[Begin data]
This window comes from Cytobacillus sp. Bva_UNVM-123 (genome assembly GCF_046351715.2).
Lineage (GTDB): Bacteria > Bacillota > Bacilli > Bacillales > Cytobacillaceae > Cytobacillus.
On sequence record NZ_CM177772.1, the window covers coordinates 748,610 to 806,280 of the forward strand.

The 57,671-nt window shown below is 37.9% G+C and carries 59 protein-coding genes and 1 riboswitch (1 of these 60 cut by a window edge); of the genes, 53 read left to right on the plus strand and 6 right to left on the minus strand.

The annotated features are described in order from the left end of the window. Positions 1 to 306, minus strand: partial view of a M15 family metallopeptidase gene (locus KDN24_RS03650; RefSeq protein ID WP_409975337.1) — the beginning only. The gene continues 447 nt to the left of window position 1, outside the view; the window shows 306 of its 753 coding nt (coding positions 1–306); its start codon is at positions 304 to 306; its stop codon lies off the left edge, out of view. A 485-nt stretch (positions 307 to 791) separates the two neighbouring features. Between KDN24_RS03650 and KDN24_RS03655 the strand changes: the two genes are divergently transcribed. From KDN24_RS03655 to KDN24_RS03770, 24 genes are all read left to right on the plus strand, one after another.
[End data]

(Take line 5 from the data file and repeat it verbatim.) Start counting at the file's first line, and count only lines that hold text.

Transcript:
The annotated features are described in order from the left end of the window. Positions 1 to 306, minus strand: partial view of a M15 family metallopeptidase gene (locus KDN24_RS03650; RefSeq protein ID WP_409975337.1) — the beginning only. The gene continues 447 nt to the left of window position 1, outside the view; the window shows 306 of its 753 coding nt (coding positions 1–306); its start codon is at positions 304 to 306; its stop codon lies off the left edge, out of view. A 485-nt stretch (positions 307 to 791) separates the two neighbouring features. Between KDN24_RS03650 and KDN24_RS03655 the strand changes: the two genes are divergently transcribed. From KDN24_RS03655 to KDN24_RS03770, 24 genes are all read left to right on the plus strand, one after another.